What's interesting about Hatred is that there's no pretension of morality. None. That thin line of humanity is obliterated. I don't credit the developers with this larger, philosophical intention--these guys have a strong whiff of dirtbag about them--but they did accidentally stumble onto a big question.
Also, what does it say about us that there are some people who are absolutely reveling in the fact that a game of this kind is being made?
Valve was in an impossible situation here. Just the fact that this game exists and was put onto Greenlight created a practical dilemma of enormous proportions. If you are willing to censor that kind of content on Steam, how do you police that? How do you draw up those guidelines? Where do you stop? That's a trap, and Gabe Newell was wise to sidestep it.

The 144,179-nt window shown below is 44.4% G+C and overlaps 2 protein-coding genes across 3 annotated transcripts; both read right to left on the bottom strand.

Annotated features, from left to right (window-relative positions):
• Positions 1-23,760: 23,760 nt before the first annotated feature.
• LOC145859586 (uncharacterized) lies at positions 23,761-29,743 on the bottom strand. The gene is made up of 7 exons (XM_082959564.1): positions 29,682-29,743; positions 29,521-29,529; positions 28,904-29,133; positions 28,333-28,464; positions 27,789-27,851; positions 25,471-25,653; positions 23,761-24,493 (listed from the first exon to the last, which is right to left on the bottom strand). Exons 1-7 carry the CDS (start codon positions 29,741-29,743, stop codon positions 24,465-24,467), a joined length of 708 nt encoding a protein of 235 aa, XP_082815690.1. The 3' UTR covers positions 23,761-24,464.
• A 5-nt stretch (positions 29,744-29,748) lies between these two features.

The sidestep, however, comes with its own trap.
Torture pron (again, trying to sidestep those work filters) is a bafflingly popular movie genre. I guarantee there are developers today sitting down and planning a PC game with that as the genre, because if Valve is unwilling to censor this game, it's not unreasonable to assume that they won't censor a game in this genre, either. That's going to put Valve in a very uncomfortable position.
Some might even say "agonizing."
Two strong recommendations today.
First, I've been playing The Golf Club (PC version for me, but also available for Xbone and PS4) again, and it is much improved. The courses are beautiful, the animation is excellent, and there some course elements (like wind) that they have absolutely nailed.